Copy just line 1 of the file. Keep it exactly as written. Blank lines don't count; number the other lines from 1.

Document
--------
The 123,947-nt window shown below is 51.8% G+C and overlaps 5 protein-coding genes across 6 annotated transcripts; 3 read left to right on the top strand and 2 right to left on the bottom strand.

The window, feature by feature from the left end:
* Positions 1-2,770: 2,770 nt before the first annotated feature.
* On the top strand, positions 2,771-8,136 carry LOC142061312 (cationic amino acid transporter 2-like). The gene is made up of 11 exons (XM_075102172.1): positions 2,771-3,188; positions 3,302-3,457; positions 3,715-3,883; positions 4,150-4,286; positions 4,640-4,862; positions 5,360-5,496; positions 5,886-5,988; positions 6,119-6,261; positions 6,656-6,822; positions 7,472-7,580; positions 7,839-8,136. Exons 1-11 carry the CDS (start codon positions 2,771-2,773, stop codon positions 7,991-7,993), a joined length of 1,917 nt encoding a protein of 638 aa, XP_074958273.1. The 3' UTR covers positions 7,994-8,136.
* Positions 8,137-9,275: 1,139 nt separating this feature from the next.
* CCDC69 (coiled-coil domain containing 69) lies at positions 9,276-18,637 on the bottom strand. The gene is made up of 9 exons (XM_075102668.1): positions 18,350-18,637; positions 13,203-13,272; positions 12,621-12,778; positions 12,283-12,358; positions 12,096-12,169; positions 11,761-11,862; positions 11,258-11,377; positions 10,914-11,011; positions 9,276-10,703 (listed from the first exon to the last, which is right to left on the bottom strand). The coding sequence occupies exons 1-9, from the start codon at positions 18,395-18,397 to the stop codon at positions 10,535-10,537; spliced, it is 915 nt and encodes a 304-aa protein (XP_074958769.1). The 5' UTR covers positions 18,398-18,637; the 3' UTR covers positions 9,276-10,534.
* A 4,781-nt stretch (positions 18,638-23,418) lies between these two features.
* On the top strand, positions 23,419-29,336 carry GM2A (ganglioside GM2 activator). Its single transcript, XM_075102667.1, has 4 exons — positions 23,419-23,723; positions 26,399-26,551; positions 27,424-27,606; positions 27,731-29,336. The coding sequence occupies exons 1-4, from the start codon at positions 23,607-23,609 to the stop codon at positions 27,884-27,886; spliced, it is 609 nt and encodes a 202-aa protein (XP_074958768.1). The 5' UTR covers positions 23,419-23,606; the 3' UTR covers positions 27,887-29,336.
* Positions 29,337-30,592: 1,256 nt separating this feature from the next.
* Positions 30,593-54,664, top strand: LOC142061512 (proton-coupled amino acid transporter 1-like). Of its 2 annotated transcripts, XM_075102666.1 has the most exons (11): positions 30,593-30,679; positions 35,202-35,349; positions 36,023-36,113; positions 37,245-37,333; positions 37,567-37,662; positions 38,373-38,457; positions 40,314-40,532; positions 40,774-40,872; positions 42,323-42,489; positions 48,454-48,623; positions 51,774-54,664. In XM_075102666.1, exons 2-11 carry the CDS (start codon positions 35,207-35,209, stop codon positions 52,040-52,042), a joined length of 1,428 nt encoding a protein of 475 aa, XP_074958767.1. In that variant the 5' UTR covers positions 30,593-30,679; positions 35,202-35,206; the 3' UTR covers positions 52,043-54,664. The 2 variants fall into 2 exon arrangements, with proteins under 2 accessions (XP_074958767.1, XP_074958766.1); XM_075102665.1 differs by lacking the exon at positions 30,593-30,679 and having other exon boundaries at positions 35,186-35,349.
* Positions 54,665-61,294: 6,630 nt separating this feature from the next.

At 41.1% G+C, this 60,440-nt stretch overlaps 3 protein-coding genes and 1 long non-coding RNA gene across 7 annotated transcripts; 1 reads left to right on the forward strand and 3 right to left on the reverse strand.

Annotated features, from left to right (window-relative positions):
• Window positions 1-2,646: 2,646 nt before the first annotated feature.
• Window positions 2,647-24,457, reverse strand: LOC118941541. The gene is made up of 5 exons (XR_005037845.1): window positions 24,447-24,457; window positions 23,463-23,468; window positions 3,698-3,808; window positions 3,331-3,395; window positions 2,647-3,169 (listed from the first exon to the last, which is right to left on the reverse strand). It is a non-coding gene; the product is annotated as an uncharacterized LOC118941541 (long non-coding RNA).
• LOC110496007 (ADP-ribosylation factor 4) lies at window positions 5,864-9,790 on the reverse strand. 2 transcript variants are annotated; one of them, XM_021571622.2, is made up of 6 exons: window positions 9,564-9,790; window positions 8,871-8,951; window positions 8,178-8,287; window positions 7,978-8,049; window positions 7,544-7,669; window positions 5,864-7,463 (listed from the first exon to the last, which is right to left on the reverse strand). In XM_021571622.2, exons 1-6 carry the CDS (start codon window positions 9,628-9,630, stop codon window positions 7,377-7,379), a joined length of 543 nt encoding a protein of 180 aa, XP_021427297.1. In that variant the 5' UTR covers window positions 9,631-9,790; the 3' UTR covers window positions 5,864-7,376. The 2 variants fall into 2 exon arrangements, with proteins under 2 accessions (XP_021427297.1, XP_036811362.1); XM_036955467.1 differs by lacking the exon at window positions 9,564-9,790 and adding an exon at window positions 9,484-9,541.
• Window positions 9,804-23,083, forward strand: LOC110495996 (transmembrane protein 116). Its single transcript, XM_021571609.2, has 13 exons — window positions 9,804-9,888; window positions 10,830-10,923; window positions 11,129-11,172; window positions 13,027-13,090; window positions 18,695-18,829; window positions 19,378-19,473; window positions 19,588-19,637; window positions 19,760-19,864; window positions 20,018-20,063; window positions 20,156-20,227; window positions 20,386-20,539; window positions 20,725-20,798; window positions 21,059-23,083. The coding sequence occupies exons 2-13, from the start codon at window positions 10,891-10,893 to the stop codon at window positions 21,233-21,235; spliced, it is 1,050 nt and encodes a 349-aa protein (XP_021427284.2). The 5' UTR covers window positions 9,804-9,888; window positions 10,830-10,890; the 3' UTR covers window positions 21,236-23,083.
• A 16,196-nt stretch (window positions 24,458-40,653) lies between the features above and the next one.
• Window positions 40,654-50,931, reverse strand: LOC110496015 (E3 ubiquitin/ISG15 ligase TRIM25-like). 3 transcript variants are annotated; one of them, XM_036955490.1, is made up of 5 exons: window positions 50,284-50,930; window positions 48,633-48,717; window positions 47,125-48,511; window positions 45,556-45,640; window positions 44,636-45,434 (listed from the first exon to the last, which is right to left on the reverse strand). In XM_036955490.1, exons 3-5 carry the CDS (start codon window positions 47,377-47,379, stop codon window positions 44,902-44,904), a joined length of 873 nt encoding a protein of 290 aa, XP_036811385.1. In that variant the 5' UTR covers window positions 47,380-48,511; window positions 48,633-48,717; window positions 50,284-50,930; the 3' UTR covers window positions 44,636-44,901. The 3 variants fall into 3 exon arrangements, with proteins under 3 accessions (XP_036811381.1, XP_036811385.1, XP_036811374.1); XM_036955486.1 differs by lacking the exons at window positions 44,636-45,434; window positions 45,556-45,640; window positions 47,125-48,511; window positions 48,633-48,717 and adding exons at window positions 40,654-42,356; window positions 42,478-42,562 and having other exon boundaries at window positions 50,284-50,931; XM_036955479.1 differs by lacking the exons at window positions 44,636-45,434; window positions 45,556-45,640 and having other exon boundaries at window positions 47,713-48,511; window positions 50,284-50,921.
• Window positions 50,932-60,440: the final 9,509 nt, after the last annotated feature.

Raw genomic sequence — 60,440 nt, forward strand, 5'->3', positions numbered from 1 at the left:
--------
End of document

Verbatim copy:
The 123,947-nt window shown below is 51.8% G+C and overlaps 5 protein-coding genes across 6 annotated transcripts; 3 read left to right on the top strand and 2 right to left on the bottom strand.